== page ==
Presidents Day evokes a chafe-inducing question: The Northwest has produced a president or two, yes?
The reflexive answer – that we're too authentic to churn out presidents and, by the way, California ex-pats hail from Nixon country – is too 20th century. It's time we adopt a president as One of Ours, someone who actually lived and labored in the Northwest.
Thankfully, at least one chief executive meets the worked-here criterion, a depressive Army captain stationed for 15 months at Fort Vancouver on the Columbia River. He was a whiskered, underappreciated alcoholic, a failed businessman, a Mexican War hero who condemned the imperialism of that conflict, an advocate of our nation's first national park, and a vigorous supporter of civil rights for African Americans.
I speak, of course, of the Northwest's very own Ulysses S. Grant.
Shush now. Grant had an extraordinary public career. He was committed to serving his country, however mediocre his West Point class rank. Like so many Westerners, Grant dabbled and failed miserably in the private sector. In a 2003 HistoryLink essay, Kit Oldham writes:Like many soldiers of his day, Grant attempted to go into business for himself on the side. However, in a pattern that would be repeated throughout his life, the business ventures he entered with fellow officers proved to be failures despite his high expectations for them. The officers cut ice on the Columbia and shipped it to San Francisco for sale, but it melted before arrival. They rounded up cattle and pigs to ship to San Francisco, but lost money on the enterprise. They leased land and started a farm, but a river flood wiped out most of the crops. They rented space in a San Francisco hotel to run a billiard club, but the manager they hired absconded with their money.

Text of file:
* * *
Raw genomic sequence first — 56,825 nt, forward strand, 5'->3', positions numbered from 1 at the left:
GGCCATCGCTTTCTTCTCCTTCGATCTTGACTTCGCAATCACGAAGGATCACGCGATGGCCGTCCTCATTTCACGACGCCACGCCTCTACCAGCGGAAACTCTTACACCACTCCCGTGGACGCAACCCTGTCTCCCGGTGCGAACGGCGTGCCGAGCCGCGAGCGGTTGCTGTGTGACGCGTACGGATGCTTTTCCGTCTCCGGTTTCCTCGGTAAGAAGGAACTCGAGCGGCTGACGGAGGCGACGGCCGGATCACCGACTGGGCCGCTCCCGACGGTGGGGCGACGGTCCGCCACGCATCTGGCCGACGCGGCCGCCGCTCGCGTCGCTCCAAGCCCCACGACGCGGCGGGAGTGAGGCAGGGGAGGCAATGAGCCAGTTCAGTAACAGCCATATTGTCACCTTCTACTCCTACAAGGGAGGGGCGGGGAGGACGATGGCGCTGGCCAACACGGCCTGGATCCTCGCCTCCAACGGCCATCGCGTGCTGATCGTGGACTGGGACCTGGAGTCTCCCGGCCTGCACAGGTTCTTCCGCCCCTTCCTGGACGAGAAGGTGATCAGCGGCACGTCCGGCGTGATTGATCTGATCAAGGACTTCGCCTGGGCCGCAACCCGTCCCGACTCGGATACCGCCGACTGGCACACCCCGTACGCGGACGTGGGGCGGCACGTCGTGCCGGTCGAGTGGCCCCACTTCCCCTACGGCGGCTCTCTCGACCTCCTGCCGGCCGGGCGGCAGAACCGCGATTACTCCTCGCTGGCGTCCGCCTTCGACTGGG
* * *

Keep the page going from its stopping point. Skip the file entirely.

Grant's subsequent redemption dovetails with a broader Northwest narrative: Through bust and boom and post-presidential bust, character matters. Grant was a depressive who fought the KKK, saved the Union at the Battle of Vicksburg, and, to ensure that his family avoided the poor house, scribbled the best-written presidential memoir in American history, despite suffering the ravages of throat cancer.
Who better to call one of ours?